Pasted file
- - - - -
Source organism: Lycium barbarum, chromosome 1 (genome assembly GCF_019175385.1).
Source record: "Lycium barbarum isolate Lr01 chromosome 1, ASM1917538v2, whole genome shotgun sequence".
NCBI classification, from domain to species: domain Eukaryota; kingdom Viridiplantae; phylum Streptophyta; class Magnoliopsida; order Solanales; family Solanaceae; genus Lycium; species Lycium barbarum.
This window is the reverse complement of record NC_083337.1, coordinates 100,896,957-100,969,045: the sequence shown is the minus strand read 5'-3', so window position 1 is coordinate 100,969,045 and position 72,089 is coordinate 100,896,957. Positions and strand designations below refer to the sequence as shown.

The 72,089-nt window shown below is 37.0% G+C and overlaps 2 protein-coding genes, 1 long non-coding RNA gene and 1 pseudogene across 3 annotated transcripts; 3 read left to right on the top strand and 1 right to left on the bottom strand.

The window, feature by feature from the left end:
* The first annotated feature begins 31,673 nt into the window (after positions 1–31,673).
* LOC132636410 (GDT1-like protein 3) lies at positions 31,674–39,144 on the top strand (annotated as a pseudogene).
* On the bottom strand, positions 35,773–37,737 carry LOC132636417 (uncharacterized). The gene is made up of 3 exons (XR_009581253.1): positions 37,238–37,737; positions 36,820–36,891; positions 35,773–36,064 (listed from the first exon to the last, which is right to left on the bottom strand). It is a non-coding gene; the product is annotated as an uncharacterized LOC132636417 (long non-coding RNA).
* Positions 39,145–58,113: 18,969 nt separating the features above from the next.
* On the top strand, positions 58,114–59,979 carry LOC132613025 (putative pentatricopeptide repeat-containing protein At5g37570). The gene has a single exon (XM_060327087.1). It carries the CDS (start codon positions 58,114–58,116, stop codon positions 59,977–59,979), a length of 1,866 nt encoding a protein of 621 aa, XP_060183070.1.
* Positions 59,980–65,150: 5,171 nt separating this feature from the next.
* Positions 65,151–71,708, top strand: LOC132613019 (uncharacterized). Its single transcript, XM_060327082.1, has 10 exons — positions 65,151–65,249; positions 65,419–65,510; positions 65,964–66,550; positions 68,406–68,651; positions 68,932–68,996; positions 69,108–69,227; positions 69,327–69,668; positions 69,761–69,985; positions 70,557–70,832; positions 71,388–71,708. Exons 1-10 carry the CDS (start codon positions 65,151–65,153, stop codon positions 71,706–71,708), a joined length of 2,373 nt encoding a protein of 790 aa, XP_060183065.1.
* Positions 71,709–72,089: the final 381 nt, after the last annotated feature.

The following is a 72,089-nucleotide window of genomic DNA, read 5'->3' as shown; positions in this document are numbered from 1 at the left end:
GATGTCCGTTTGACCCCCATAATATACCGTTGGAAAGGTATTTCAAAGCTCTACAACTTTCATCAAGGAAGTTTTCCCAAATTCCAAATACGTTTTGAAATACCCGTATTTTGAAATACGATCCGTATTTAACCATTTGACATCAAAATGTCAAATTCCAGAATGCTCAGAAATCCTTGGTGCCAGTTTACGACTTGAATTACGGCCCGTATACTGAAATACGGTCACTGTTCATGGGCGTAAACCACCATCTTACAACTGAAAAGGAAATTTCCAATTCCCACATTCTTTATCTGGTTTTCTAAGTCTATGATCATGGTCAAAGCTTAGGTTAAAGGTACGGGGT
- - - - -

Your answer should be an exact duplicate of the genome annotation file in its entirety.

Source organism: Lycium barbarum, chromosome 1 (genome assembly GCF_019175385.1).
Source record: "Lycium barbarum isolate Lr01 chromosome 1, ASM1917538v2, whole genome shotgun sequence".
NCBI classification, from domain to species: domain Eukaryota; kingdom Viridiplantae; phylum Streptophyta; class Magnoliopsida; order Solanales; family Solanaceae; genus Lycium; species Lycium barbarum.
This window is the reverse complement of record NC_083337.1, coordinates 100,896,957-100,969,045: the sequence shown is the minus strand read 5'-3', so window position 1 is coordinate 100,969,045 and position 72,089 is coordinate 100,896,957. Positions and strand designations below refer to the sequence as shown.

The 72,089-nt window shown below is 37.0% G+C and overlaps 2 protein-coding genes, 1 long non-coding RNA gene and 1 pseudogene across 3 annotated transcripts; 3 read left to right on the top strand and 1 right to left on the bottom strand.

The window, feature by feature from the left end:
* The first annotated feature begins 31,673 nt into the window (after positions 1–31,673).
* LOC132636410 (GDT1-like protein 3) lies at positions 31,674–39,144 on the top strand (annotated as a pseudogene).
* On the bottom strand, positions 35,773–37,737 carry LOC132636417 (uncharacterized). The gene is made up of 3 exons (XR_009581253.1): positions 37,238–37,737; positions 36,820–36,891; positions 35,773–36,064 (listed from the first exon to the last, which is right to left on the bottom strand). It is a non-coding gene; the product is annotated as an uncharacterized LOC132636417 (long non-coding RNA).
* Positions 39,145–58,113: 18,969 nt separating the features above from the next.
* On the top strand, positions 58,114–59,979 carry LOC132613025 (putative pentatricopeptide repeat-containing protein At5g37570). The gene has a single exon (XM_060327087.1). It carries the CDS (start codon positions 58,114–58,116, stop codon positions 59,977–59,979), a length of 1,866 nt encoding a protein of 621 aa, XP_060183070.1.
* Positions 59,980–65,150: 5,171 nt separating this feature from the next.
* Positions 65,151–71,708, top strand: LOC132613019 (uncharacterized). Its single transcript, XM_060327082.1, has 10 exons — positions 65,151–65,249; positions 65,419–65,510; positions 65,964–66,550; positions 68,406–68,651; positions 68,932–68,996; positions 69,108–69,227; positions 69,327–69,668; positions 69,761–69,985; positions 70,557–70,832; positions 71,388–71,708. Exons 1-10 carry the CDS (start codon positions 65,151–65,153, stop codon positions 71,706–71,708), a joined length of 2,373 nt encoding a protein of 790 aa, XP_060183065.1.
* Positions 71,709–72,089: the final 381 nt, after the last annotated feature.

The following is a 72,089-nucleotide window of genomic DNA, read 5'->3' as shown; positions in this document are numbered from 1 at the left end:
GATGTCCGTTTGACCCCCATAATATACCGTTGGAAAGGTATTTCAAAGCTCTACAACTTTCATCAAGGAAGTTTTCCCAAATTCCAAATACGTTTTGAAATACCCGTATTTTGAAATACGATCCGTATTTAACCATTTGACATCAAAATGTCAAATTCCAGAATGCTCAGAAATCCTTGGTGCCAGTTTACGACTTGAATTACGGCCCGTATACTGAAATACGGTCACTGTTCATGGGCGTAAACCACCATCTTACAACTGAAAAGGAAATTTCCAATTCCCACATTCTTTATCTGGTTTTCTAAGTCTATGATCATGGTCAAAGCTTAGGTTAAAGGTACGGGGT